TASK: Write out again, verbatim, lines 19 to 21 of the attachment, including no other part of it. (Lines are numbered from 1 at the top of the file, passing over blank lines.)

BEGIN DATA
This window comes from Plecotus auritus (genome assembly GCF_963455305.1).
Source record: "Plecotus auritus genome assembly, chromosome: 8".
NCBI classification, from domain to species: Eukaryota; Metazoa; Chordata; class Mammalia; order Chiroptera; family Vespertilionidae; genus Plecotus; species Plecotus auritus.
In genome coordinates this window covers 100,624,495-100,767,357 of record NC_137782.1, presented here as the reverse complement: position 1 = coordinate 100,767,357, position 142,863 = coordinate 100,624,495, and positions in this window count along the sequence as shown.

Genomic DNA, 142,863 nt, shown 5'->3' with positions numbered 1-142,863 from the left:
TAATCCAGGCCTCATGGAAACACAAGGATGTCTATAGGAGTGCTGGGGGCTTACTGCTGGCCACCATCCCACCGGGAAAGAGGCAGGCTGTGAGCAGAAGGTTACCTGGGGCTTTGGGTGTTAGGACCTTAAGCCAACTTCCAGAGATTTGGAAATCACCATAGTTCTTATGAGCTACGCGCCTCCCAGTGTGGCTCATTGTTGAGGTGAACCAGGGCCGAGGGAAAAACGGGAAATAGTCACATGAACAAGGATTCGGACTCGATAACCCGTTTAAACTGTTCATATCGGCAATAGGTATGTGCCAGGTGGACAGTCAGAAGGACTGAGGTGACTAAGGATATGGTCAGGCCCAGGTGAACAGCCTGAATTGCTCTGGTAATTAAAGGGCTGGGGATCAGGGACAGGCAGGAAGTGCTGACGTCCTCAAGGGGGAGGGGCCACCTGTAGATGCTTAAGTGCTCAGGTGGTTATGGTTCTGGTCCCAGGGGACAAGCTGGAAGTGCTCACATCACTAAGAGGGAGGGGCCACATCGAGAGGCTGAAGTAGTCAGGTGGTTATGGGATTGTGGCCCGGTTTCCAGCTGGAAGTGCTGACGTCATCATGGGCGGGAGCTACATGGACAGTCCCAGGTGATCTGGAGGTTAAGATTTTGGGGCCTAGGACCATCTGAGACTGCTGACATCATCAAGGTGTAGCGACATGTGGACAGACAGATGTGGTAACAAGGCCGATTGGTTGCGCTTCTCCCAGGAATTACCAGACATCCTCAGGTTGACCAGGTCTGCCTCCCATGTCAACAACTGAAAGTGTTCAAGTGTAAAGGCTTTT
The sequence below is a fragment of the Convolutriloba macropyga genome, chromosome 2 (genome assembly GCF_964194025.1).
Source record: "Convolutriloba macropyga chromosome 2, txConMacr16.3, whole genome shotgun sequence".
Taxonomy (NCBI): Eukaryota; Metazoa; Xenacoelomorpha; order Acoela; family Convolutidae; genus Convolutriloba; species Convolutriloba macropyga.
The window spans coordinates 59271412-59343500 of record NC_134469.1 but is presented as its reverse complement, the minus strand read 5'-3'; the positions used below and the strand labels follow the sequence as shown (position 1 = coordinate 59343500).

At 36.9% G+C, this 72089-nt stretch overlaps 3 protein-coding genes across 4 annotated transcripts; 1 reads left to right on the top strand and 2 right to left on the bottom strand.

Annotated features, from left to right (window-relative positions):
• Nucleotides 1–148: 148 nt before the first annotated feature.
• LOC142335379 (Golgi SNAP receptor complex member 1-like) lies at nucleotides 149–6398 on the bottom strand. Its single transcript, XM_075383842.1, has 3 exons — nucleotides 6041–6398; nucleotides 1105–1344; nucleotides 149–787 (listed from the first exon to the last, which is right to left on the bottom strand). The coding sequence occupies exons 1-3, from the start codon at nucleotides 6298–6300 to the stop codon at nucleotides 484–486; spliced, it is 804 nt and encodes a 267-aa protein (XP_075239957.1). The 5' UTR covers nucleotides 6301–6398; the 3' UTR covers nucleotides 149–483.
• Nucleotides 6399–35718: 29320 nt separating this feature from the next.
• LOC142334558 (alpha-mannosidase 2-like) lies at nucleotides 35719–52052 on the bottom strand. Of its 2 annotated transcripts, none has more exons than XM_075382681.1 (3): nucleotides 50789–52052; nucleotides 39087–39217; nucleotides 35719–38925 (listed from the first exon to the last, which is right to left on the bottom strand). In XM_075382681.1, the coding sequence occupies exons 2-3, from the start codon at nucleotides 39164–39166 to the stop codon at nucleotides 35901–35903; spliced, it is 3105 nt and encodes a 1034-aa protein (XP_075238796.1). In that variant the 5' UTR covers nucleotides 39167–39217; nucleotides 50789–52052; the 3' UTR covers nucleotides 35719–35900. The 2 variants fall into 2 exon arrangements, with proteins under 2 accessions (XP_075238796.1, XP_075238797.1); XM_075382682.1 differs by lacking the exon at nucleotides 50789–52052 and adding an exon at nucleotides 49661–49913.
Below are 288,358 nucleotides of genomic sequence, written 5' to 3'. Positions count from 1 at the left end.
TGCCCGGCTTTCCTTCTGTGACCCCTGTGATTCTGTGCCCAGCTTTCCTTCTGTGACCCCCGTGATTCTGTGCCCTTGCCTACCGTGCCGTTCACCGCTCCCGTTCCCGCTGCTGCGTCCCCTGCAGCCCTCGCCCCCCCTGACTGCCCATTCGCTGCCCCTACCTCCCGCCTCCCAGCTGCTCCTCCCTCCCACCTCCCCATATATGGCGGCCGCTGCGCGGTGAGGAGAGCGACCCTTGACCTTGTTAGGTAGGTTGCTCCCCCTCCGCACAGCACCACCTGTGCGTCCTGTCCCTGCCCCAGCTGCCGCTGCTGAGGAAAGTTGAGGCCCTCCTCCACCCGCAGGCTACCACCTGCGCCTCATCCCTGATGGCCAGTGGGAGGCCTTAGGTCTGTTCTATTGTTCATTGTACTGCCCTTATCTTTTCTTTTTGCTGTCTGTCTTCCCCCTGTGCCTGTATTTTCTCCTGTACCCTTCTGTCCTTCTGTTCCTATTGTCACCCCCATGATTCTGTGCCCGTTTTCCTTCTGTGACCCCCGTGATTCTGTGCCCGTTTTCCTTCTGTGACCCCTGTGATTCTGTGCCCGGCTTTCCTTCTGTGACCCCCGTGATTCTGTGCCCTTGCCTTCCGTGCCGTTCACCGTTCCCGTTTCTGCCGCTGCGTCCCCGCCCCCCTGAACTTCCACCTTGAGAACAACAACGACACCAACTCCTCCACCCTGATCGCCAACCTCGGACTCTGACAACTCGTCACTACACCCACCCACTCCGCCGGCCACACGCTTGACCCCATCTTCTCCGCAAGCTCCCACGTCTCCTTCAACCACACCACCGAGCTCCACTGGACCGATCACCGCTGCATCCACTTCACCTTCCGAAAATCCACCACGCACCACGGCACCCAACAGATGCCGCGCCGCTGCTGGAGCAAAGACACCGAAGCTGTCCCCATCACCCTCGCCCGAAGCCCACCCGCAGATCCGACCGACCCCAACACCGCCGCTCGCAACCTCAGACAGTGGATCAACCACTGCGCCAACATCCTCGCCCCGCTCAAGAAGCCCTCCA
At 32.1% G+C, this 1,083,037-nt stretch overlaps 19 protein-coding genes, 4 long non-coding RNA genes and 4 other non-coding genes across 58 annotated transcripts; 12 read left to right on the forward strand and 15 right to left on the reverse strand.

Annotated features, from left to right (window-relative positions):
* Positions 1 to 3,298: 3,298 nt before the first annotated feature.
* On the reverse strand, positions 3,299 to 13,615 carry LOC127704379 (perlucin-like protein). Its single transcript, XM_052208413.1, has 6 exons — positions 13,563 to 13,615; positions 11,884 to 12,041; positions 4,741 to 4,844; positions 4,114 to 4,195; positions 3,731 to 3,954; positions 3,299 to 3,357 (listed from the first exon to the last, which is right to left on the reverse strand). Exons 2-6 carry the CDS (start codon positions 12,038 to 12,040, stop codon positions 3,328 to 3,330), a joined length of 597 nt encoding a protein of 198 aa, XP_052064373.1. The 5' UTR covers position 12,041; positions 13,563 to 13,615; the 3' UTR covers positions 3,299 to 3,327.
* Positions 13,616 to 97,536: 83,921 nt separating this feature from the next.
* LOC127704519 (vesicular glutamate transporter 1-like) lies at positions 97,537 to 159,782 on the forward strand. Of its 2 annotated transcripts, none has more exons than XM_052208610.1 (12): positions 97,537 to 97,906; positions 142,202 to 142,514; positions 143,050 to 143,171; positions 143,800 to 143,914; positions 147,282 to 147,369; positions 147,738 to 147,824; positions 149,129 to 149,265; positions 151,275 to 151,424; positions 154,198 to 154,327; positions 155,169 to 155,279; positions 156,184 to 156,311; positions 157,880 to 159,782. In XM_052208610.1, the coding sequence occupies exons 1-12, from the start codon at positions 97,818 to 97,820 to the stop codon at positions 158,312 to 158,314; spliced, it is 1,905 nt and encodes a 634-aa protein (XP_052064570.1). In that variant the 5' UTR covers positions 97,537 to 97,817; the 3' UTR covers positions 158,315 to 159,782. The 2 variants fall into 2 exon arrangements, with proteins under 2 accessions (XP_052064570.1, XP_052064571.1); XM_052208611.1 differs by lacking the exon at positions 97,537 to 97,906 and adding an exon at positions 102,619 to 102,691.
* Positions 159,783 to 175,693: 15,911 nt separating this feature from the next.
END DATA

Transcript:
At 32.1% G+C, this 1,083,037-nt stretch overlaps 19 protein-coding genes, 4 long non-coding RNA genes and 4 other non-coding genes across 58 annotated transcripts; 12 read left to right on the forward strand and 15 right to left on the reverse strand.

Annotated features, from left to right (window-relative positions):
* Positions 1 to 3,298: 3,298 nt before the first annotated feature.